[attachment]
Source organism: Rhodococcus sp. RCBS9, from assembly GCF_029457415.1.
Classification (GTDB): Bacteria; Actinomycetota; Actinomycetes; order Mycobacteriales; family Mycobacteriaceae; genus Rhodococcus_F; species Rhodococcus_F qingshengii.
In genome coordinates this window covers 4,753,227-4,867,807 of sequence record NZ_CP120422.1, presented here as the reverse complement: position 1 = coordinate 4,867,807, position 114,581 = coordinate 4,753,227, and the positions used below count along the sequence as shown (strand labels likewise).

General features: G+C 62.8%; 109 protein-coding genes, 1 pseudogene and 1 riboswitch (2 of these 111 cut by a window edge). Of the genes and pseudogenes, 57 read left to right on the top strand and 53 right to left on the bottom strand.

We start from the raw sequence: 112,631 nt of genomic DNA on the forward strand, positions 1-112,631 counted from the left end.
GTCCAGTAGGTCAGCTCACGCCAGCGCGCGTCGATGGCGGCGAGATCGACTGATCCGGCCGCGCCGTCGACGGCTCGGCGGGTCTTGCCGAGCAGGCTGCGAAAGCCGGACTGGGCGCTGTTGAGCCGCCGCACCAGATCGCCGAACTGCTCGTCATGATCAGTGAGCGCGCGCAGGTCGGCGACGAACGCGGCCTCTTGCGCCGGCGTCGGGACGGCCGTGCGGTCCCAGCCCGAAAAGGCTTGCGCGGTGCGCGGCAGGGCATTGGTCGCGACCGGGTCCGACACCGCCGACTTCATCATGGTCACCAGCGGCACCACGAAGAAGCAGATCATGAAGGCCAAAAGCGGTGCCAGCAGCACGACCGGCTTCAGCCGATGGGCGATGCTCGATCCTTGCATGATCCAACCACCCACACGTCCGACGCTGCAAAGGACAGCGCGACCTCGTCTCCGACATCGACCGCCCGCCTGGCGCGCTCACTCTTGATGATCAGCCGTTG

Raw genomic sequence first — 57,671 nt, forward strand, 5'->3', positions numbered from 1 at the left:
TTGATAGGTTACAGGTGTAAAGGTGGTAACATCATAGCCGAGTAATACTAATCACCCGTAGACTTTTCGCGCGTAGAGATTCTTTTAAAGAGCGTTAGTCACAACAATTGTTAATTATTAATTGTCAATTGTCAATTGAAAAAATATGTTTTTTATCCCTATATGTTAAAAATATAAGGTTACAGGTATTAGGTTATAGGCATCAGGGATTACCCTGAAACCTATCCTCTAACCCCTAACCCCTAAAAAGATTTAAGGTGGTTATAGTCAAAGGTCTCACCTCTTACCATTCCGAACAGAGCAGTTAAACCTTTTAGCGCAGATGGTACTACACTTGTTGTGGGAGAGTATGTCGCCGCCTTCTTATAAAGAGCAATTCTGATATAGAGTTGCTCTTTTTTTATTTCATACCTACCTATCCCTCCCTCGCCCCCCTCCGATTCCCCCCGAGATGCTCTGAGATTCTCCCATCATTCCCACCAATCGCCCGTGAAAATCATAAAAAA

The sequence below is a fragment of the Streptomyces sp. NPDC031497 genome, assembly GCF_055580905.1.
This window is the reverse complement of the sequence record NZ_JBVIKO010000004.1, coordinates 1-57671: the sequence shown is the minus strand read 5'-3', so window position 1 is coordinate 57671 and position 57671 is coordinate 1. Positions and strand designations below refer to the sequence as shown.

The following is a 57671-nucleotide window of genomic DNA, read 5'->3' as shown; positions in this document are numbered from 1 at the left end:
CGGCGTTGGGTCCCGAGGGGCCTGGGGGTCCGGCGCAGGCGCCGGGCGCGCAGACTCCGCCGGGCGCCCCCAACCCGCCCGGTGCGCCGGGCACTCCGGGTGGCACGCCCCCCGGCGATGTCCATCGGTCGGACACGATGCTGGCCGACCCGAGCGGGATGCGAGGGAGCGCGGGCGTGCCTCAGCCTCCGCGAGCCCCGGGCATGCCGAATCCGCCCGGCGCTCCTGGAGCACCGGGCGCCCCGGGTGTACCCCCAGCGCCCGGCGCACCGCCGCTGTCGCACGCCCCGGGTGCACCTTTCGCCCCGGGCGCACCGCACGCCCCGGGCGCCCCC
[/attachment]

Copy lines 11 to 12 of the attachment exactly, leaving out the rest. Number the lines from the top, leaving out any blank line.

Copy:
The following is a 57671-nucleotide window of genomic DNA, read 5'->3' as shown; positions in this document are numbered from 1 at the left end:
CGGCGTTGGGTCCCGAGGGGCCTGGGGGTCCGGCGCAGGCGCCGGGCGCGCAGACTCCGCCGGGCGCCCCCAACCCGCCCGGTGCGCCGGGCACTCCGGGTGGCACGCCCCCCGGCGATGTCCATCGGTCGGACACGATGCTGGCCGACCCGAGCGGGATGCGAGGGAGCGCGGGCGTGCCTCAGCCTCCGCGAGCCCCGGGCATGCCGAATCCGCCCGGCGCTCCTGGAGCACCGGGCGCCCCGGGTGTACCCCCAGCGCCCGGCGCACCGCCGCTGTCGCACGCCCCGGGTGCACCTTTCGCCCCGGGCGCACCGCACGCCCCGGGCGCCCCC